There’s a reason bleu cheese, olives, and wasabi don’t appear on kids' menus: All three ingredients have assertive flavors that would turn off most children with functioning taste receptors. But something interesting happens after several years of development—many of the same kids that used to gag at anything bitter or funky start to accept, or actively seek out, those same bold flavors in their diets. This change has nothing to do with maturing taste buds. Rather, it can be explained by the purely psychological phenomenon of acquired taste.
Paul Rozin, a professor of psychology at the University of Pennsylvania, defines acquired taste as any taste that humans aren’t predisposed to like. "You're starting out with a little library of innate preferences and aversions," he tells Mental Floss. "So most of the rest of what you have are acquired likes and dislikes."
Humans are born liking sweet foods and drinks, and they show an innate aversion to heat, bitterness, and other strong flavors. In other words, acquired taste isn’t limited to durian, liver, anchovies, and other foods that are polarizing among adults. Any food preference that doesn’t appeal to our most basic, ingrained desires has been acquired. That means broccoli, hot sauce, beer, pickles, ginger, dark chocolate, miso, and yogurt are all acquired tastes.
How Tastes Get Acquired
People can acquire tastes at any age, and not much research has been done into when these preferences tend to evolve. Anecdotally, at least, adolescence seems to be a critical time. At this point in life, people are very susceptible to peer influence, which may be one of the biggest factors driving acquired taste. “If people you like like a flavor, that tends to make you like it,” Rozin says. “If your peers do it, that's very important. If heroes like Hollywood people do it, it tends to make you like it. Not always, but it tends to.” So if you grew up watching your older brother eating hot wings, or Anthony Bourdain eating offal, that could explain why you enjoy those foods as an adult.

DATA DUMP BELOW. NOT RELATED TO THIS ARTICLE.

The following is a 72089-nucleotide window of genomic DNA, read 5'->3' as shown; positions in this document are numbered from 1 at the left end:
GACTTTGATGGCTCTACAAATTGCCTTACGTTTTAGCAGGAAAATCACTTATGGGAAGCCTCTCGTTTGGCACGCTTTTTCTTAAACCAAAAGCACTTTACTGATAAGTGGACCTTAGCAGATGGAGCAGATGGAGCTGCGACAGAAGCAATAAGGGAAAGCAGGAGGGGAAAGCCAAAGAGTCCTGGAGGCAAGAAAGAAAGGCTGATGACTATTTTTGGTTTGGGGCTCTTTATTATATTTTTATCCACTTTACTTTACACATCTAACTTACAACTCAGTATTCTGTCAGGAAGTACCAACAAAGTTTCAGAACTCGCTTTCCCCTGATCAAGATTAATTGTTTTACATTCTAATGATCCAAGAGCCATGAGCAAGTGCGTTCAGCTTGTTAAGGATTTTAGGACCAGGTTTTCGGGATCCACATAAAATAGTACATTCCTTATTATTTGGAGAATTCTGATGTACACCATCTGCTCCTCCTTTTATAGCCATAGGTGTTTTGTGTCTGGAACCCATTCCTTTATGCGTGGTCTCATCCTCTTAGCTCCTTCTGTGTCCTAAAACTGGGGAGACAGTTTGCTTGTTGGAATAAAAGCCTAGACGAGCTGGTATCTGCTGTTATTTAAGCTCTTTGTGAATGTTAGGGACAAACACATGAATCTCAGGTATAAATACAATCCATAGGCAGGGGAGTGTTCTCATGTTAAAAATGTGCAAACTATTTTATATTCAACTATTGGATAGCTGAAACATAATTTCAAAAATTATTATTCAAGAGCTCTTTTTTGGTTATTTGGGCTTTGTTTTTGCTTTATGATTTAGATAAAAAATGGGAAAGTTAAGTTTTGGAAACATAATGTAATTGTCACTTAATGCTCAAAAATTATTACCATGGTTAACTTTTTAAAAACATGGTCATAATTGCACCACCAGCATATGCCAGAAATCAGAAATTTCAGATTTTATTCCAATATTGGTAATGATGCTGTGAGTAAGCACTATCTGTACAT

But most people don’t suddenly fall in love with a food after seeing it on the plate of someone they admire. Usually, acquiring a new taste is a gradual process that’s shaped by numerous variables. One is mere exposure. If someone is exposed to something repeatedly—whether it’s a food, a song, a place, or a group of people—they may start to like it simply because it’s familiar. Mere exposure can explain the vast variation in food preferences across cultures. Spicy dishes are everyday fare in certain Asian, African, and Latin American countries, but those same foods may be inedible to someone from Scandinavia. Hot peppers contain capsaicin, an irritant that creates a burning sensation on the tongue. To someone who’s never tried a hot pepper (or hasn’t tried a lot of them), this feeling would be naturally unpleasant, but people who grew up eating peppers have had their whole lives to get used to the heat.
This doesn’t just apply to foods that cause physical discomfort. In some European countries, aged cheeses like limburger, stilton, and camembert are popular parts of the cuisine. Many people in East Asia would be disgusted by what’s basically rotten dairy, but they’ll happily eat decayed fish in the form of fermented shrimp paste or fish sauce. In both cultures, the innate aversion to decay is still present, but they’ve made special exceptions for the flavor through mere exposure.
Acquired Taste: An Ancient Survival Mechanism